Serving Farmers and Saving Farming: Towards Faster and More Inclusive Growth of Farmers’ Welfare – Fifth & Final Report, Volume I


The eight-member National Commission on Farmers (NCF), chaired by Prof. M.S. Swaminathan, was set up in 2004 by the United Progressive Alliance (UPA) government to assess the extent of India’s agrarian crisis.

The commission had 37 formal meetings between 2004 and 2006 as well as technical consultations involving key stakeholders in various parts of the country. It produced five reports (the fifth of these in two volumes) and presented two drafts of the National Policy for Farmers to the government. The revised draft policy was developed in consultation with central and state government departments, farmers, farmers’ organisations, tribal families, women’s groups, academia, civil society bodies, political parties, panchayat institutions, mass media representatives and individuals.

The first volume of the fifth report, submitted on October 4, 2006 to the then Minister of Agriculture Sharad Pawar, says, “We cannot be silent onlookers to a situation where 30% of India is shining and 70% [its rural population consisting mostly of farmers] is weeping.”  Volume I addresses key economic issues affecting the Indian farmer (especially one with small holdings); how the agricultural sector can be revamped; how agriculture’s ecological foundations can be strengthened; and how disenchanted youth can be drawn to work on farms, among other things.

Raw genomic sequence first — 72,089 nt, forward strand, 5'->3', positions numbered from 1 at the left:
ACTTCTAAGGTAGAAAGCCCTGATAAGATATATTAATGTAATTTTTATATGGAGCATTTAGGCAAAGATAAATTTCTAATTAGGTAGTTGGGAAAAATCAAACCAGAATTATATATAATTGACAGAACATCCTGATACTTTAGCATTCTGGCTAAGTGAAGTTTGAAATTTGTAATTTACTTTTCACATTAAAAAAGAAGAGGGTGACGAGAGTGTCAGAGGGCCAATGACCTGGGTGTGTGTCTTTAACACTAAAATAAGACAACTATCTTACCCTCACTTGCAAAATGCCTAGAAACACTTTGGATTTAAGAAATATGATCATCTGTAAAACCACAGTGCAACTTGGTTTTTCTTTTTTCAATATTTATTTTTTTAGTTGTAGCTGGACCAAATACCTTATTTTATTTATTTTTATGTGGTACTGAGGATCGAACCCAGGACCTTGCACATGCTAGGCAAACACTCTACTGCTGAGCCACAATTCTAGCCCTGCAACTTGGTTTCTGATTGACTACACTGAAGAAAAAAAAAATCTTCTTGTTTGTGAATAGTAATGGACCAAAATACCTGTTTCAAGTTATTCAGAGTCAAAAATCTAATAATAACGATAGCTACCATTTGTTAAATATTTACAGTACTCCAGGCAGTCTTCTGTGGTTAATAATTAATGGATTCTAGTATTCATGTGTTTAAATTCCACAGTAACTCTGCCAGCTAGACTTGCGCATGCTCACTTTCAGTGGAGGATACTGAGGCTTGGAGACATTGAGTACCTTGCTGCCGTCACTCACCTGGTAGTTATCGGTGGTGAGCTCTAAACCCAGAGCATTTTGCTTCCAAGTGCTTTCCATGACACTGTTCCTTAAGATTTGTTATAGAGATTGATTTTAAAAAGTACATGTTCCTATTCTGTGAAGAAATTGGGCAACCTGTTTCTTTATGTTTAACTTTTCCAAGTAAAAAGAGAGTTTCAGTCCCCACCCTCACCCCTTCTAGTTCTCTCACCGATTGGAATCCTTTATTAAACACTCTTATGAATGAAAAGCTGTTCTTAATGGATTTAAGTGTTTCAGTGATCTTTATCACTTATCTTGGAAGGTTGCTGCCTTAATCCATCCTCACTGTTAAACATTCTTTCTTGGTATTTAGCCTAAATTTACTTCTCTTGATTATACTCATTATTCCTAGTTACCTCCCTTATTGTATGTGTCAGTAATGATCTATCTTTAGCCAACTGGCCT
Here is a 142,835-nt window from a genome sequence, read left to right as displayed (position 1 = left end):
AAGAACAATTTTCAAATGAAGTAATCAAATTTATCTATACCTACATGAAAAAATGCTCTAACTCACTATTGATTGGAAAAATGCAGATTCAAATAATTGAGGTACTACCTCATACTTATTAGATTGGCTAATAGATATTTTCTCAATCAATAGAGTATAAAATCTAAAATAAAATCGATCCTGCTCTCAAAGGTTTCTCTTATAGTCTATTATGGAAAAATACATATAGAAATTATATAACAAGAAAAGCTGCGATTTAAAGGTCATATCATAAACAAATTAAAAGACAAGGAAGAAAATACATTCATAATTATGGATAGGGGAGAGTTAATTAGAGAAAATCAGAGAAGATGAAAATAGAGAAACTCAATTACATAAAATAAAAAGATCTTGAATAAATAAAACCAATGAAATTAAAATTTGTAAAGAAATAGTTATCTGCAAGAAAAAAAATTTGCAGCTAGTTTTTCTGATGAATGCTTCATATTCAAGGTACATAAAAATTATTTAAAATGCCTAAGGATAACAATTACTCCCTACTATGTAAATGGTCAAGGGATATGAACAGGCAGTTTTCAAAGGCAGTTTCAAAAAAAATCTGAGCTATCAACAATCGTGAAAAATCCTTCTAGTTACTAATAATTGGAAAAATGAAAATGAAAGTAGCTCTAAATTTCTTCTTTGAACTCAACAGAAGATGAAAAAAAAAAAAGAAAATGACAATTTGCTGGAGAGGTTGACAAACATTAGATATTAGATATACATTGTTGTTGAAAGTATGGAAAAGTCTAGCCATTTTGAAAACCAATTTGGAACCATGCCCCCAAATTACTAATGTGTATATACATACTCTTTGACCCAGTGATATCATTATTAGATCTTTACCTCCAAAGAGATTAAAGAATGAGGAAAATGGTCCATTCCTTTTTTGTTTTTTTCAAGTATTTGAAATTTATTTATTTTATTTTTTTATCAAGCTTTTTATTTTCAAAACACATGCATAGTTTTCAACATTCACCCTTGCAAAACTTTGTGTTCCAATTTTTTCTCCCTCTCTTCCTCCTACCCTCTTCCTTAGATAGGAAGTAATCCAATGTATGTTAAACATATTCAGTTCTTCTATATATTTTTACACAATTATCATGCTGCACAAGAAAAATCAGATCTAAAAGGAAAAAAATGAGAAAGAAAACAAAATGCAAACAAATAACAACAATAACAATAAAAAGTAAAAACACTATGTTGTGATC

1. The Draft National Policy for Farmers, presented by the National Commission on Farmers (NCF) in its fourth report, stated that farmers must be assured access to, and some control over, the ‘basic resource base’ (natural and societal) needed for their livelihood. This included land, water, bio-resources, credit, insurance, technology, knowledge management, markets and other inputs and services. 

  2. The NCF said that the definition of food and nutritional security must include hunger resulting from poverty-induced undernutrition, from a diet deficient in minerals and vitamins, and from seasonal fluctuations in food availability. This, it felt, could help develop an effective operational strategy to achieve freedom from hunger.